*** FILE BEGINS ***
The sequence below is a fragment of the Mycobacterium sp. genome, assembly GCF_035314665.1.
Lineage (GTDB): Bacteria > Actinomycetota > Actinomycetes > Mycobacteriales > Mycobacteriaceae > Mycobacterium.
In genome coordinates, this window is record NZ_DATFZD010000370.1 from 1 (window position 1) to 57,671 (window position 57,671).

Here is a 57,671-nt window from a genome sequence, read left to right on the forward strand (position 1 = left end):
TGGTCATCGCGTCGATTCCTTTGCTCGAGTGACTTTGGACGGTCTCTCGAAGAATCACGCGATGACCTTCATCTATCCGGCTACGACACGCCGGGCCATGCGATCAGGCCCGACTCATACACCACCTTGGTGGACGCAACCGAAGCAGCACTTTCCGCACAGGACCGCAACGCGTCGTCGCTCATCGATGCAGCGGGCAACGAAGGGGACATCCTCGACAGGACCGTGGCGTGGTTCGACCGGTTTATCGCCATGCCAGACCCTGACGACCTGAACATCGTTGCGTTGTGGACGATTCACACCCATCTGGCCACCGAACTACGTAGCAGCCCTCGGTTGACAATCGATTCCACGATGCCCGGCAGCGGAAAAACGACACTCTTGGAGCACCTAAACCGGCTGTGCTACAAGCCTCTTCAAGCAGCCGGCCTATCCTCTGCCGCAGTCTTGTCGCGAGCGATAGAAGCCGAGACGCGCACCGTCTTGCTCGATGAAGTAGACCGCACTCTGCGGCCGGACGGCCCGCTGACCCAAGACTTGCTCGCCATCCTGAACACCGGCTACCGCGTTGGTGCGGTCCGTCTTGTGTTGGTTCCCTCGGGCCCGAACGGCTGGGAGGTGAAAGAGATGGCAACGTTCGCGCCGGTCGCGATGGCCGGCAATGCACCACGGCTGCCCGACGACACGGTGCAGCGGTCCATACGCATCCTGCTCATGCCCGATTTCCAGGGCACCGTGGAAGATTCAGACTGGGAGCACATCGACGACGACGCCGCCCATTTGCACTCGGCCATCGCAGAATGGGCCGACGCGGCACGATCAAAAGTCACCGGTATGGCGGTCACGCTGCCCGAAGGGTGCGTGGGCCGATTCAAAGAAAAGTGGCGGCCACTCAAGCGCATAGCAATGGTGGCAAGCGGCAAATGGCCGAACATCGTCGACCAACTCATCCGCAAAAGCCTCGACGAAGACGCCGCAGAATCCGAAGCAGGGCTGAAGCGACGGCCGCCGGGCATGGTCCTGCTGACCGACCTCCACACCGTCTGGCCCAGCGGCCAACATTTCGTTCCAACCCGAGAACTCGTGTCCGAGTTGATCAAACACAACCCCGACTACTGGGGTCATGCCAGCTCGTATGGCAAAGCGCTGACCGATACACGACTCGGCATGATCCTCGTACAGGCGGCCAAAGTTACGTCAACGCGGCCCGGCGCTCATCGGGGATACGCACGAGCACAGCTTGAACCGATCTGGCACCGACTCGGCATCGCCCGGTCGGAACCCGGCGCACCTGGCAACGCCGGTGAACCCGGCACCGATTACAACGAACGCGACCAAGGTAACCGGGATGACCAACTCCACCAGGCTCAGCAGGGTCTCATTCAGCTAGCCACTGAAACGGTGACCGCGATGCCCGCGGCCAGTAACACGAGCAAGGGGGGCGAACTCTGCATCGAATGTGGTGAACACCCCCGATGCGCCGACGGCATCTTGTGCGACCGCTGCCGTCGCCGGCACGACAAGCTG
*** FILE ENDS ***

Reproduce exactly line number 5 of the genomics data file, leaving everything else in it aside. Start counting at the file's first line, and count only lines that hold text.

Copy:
TGGTCATCGCGTCGATTCCTTTGCTCGAGTGACTTTGGACGGTCTCTCGAAGAATCACGCGATGACCTTCATCTATCCGGCTACGACACGCCGGGCCATGCGATCAGGCCCGACTCATACACCACCTTGGTGGACGCAACCGAAGCAGCACTTTCCGCACAGGACCGCAACGCGTCGTCGCTCATCGATGCAGCGGGCAACGAAGGGGACATCCTCGACAGGACCGTGGCGTGGTTCGACCGGTTTATCGCCATGCCAGACCCTGACGACCTGAACATCGTTGCGTTGTGGACGATTCACACCCATCTGGCCACCGAACTACGTAGCAGCCCTCGGTTGACAATCGATTCCACGATGCCCGGCAGCGGAAAAACGACACTCTTGGAGCACCTAAACCGGCTGTGCTACAAGCCTCTTCAAGCAGCCGGCCTATCCTCTGCCGCAGTCTTGTCGCGAGCGATAGAAGCCGAGACGCGCACCGTCTTGCTCGATGAAGTAGACCGCACTCTGCGGCCGGACGGCCCGCTGACCCAAGACTTGCTCGCCATCCTGAACACCGGCTACCGCGTTGGTGCGGTCCGTCTTGTGTTGGTTCCCTCGGGCCCGAACGGCTGGGAGGTGAAAGAGATGGCAACGTTCGCGCCGGTCGCGATGGCCGGCAATGCACCACGGCTGCCCGACGACACGGTGCAGCGGTCCATACGCATCCTGCTCATGCCCGATTTCCAGGGCACCGTGGAAGATTCAGACTGGGAGCACATCGACGACGACGCCGCCCATTTGCACTCGGCCATCGCAGAATGGGCCGACGCGGCACGATCAAAAGTCACCGGTATGGCGGTCACGCTGCCCGAAGGGTGCGTGGGCCGATTCAAAGAAAAGTGGCGGCCACTCAAGCGCATAGCAATGGTGGCAAGCGGCAAATGGCCGAACATCGTCGACCAACTCATCCGCAAAAGCCTCGACGAAGACGCCGCAGAATCCGAAGCAGGGCTGAAGCGACGGCCGCCGGGCATGGTCCTGCTGACCGACCTCCACACCGTCTGGCCCAGCGGCCAACATTTCGTTCCAACCCGAGAACTCGTGTCCGAGTTGATCAAACACAACCCCGACTACTGGGGTCATGCCAGCTCGTATGGCAAAGCGCTGACCGATACACGACTCGGCATGATCCTCGTACAGGCGGCCAAAGTTACGTCAACGCGGCCCGGCGCTCATCGGGGATACGCACGAGCACAGCTTGAACCGATCTGGCACCGACTCGGCATCGCCCGGTCGGAACCCGGCGCACCTGGCAACGCCGGTGAACCCGGCACCGATTACAACGAACGCGACCAAGGTAACCGGGATGACCAACTCCACCAGGCTCAGCAGGGTCTCATTCAGCTAGCCACTGAAACGGTGACCGCGATGCCCGCGGCCAGTAACACGAGCAAGGGGGGCGAACTCTGCATCGAATGTGGTGAACACCCCCGATGCGCCGACGGCATCTTGTGCGACCGCTGCCGTCGCCGGCACGACAAGCTG